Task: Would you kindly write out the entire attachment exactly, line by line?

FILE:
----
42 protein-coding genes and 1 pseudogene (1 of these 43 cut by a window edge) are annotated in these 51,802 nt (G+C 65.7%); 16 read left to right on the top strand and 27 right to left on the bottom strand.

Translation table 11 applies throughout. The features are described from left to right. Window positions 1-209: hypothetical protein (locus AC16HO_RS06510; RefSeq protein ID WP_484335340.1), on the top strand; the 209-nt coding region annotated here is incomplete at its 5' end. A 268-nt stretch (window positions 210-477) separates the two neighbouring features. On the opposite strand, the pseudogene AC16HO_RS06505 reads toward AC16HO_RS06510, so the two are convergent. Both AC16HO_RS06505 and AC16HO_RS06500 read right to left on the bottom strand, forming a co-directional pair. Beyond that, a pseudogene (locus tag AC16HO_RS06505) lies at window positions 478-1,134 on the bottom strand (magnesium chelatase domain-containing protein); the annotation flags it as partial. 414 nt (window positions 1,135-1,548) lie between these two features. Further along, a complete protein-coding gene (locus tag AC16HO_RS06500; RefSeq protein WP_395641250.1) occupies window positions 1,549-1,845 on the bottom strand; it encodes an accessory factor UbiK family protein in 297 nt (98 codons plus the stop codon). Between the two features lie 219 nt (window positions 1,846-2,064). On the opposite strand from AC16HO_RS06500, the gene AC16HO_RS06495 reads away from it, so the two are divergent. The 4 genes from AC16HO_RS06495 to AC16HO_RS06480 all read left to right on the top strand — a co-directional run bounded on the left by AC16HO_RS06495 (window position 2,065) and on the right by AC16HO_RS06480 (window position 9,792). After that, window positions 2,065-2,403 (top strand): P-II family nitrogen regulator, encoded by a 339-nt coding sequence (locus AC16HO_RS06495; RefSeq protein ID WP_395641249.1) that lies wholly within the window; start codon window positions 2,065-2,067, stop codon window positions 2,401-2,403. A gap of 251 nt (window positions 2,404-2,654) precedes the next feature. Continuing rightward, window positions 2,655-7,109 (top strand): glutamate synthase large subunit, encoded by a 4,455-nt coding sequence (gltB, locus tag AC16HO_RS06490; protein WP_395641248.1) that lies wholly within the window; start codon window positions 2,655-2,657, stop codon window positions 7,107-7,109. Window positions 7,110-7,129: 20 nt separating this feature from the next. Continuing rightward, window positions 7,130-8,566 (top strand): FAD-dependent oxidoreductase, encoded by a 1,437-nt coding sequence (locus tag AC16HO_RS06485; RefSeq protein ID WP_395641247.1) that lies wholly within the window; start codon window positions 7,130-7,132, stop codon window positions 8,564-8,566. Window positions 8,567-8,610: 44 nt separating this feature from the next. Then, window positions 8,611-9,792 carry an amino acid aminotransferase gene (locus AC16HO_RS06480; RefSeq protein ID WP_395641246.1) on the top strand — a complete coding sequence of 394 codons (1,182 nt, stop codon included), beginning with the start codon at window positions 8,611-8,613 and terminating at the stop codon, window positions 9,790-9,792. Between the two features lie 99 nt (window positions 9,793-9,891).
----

42 protein-coding genes and 1 pseudogene (1 of these 43 cut by a window edge) are annotated in these 51,802 nt (G+C 65.7%); 16 read left to right on the top strand and 27 right to left on the bottom strand.

Translation table 11 applies throughout. The features are described from left to right. Window positions 1-209: hypothetical protein (locus AC16HO_RS06510; RefSeq protein ID WP_484335340.1), on the top strand; the 209-nt coding region annotated here is incomplete at its 5' end. A 268-nt stretch (window positions 210-477) separates the two neighbouring features. On the opposite strand, the pseudogene AC16HO_RS06505 reads toward AC16HO_RS06510, so the two are convergent. Both AC16HO_RS06505 and AC16HO_RS06500 read right to left on the bottom strand, forming a co-directional pair. Beyond that, a pseudogene (locus tag AC16HO_RS06505) lies at window positions 478-1,134 on the bottom strand (magnesium chelatase domain-containing protein); the annotation flags it as partial. 414 nt (window positions 1,135-1,548) lie between these two features. Further along, a complete protein-coding gene (locus tag AC16HO_RS06500; RefSeq protein WP_395641250.1) occupies window positions 1,549-1,845 on the bottom strand; it encodes an accessory factor UbiK family protein in 297 nt (98 codons plus the stop codon). Between the two features lie 219 nt (window positions 1,846-2,064). On the opposite strand from AC16HO_RS06500, the gene AC16HO_RS06495 reads away from it, so the two are divergent. The 4 genes from AC16HO_RS06495 to AC16HO_RS06480 all read left to right on the top strand — a co-directional run bounded on the left by AC16HO_RS06495 (window position 2,065) and on the right by AC16HO_RS06480 (window position 9,792). After that, window positions 2,065-2,403 (top strand): P-II family nitrogen regulator, encoded by a 339-nt coding sequence (locus AC16HO_RS06495; RefSeq protein ID WP_395641249.1) that lies wholly within the window; start codon window positions 2,065-2,067, stop codon window positions 2,401-2,403. A gap of 251 nt (window positions 2,404-2,654) precedes the next feature. Continuing rightward, window positions 2,655-7,109 (top strand): glutamate synthase large subunit, encoded by a 4,455-nt coding sequence (gltB, locus tag AC16HO_RS06490; protein WP_395641248.1) that lies wholly within the window; start codon window positions 2,655-2,657, stop codon window positions 7,107-7,109. Window positions 7,110-7,129: 20 nt separating this feature from the next. Continuing rightward, window positions 7,130-8,566 (top strand): FAD-dependent oxidoreductase, encoded by a 1,437-nt coding sequence (locus tag AC16HO_RS06485; RefSeq protein ID WP_395641247.1) that lies wholly within the window; start codon window positions 7,130-7,132, stop codon window positions 8,564-8,566. Window positions 8,567-8,610: 44 nt separating this feature from the next. Then, window positions 8,611-9,792 carry an amino acid aminotransferase gene (locus AC16HO_RS06480; RefSeq protein ID WP_395641246.1) on the top strand — a complete coding sequence of 394 codons (1,182 nt, stop codon included), beginning with the start codon at window positions 8,611-8,613 and terminating at the stop codon, window positions 9,790-9,792. Between the two features lie 99 nt (window positions 9,793-9,891).